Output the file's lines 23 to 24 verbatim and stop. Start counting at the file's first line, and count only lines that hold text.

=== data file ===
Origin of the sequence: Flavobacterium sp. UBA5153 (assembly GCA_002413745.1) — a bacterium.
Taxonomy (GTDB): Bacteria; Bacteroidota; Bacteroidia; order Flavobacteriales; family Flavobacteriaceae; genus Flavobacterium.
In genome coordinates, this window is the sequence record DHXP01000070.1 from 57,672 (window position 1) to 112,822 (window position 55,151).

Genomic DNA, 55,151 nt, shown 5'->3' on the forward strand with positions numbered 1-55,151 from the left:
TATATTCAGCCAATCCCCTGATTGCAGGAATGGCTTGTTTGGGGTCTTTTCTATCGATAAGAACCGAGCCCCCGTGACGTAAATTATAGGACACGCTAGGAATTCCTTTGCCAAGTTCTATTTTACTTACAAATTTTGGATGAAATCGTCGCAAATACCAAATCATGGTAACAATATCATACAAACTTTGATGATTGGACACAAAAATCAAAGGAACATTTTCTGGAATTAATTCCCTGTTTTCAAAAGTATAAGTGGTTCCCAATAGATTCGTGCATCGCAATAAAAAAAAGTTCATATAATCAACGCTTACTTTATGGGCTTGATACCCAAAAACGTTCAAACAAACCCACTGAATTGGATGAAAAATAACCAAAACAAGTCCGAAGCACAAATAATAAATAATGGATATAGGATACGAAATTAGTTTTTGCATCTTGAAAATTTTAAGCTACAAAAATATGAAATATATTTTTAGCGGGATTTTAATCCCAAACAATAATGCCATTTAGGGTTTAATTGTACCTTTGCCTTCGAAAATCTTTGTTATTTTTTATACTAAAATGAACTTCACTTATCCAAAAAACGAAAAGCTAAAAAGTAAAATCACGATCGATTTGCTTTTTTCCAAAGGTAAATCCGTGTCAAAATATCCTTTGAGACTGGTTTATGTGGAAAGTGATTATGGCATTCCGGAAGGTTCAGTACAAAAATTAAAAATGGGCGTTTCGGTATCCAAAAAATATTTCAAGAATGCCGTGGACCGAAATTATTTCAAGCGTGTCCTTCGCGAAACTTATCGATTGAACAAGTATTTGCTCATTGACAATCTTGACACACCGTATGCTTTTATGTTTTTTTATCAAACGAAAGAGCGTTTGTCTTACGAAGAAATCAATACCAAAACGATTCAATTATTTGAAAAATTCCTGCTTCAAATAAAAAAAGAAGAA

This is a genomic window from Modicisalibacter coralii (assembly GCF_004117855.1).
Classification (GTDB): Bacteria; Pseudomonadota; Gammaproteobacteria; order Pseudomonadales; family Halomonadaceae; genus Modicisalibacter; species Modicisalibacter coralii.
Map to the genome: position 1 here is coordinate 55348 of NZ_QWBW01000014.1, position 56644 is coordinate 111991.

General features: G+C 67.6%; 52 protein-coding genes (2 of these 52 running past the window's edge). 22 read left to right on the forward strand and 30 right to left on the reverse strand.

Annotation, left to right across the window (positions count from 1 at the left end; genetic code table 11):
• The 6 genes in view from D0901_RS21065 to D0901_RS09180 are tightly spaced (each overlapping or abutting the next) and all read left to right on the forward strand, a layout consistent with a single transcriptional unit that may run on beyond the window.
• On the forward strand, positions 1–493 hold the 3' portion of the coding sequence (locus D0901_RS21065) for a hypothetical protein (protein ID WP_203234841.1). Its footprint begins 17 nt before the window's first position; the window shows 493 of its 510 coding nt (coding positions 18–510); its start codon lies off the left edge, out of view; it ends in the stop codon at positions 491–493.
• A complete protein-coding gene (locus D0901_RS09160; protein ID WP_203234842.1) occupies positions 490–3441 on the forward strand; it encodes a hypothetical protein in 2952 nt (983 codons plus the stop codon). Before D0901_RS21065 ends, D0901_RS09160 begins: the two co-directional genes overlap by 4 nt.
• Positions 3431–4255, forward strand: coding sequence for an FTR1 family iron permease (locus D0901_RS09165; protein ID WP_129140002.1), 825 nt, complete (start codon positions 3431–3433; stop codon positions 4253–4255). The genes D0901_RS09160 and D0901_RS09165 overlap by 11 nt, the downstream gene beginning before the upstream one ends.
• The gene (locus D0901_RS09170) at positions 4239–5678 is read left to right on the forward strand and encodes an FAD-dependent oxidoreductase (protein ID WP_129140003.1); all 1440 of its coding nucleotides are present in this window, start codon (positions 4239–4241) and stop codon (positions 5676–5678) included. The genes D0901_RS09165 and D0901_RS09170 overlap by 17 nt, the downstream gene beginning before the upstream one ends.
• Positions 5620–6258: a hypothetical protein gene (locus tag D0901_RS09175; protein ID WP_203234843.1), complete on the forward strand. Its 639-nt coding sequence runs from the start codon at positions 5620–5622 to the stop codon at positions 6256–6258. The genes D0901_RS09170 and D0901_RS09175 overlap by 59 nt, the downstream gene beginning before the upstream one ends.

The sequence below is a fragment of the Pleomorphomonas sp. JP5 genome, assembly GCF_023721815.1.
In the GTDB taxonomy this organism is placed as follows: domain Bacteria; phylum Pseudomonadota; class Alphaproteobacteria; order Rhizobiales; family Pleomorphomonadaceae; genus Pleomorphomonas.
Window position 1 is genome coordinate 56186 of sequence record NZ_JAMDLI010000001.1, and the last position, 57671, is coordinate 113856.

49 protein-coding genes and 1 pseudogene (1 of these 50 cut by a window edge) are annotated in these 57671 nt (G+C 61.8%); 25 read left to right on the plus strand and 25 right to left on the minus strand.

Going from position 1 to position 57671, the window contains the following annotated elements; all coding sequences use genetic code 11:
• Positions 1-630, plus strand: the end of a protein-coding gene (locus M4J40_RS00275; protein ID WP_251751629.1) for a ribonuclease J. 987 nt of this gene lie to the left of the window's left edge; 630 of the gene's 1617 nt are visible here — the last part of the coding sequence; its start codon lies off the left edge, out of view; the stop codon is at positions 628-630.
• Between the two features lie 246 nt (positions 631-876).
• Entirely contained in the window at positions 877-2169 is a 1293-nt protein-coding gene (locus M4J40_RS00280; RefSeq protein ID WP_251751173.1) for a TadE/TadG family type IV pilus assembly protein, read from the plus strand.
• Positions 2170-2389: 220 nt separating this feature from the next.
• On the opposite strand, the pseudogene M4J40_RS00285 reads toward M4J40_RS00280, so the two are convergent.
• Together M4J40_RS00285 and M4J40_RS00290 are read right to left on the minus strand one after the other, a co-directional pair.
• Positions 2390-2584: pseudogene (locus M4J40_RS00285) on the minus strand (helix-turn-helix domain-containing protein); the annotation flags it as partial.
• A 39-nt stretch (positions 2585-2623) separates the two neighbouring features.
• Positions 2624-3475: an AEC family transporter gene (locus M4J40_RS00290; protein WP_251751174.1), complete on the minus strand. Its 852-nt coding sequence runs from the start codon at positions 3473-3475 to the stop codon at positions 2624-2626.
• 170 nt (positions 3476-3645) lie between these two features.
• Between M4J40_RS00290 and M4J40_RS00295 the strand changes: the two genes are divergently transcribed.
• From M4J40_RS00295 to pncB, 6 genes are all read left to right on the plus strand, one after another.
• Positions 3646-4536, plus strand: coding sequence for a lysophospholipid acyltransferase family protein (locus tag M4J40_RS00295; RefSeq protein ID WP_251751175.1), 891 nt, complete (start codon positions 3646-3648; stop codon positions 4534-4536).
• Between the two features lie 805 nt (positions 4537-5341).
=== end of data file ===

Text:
• Between the two features lie 246 nt (positions 631-876).
• Entirely contained in the window at positions 877-2169 is a 1293-nt protein-coding gene (locus M4J40_RS00280; RefSeq protein ID WP_251751173.1) for a TadE/TadG family type IV pilus assembly protein, read from the plus strand.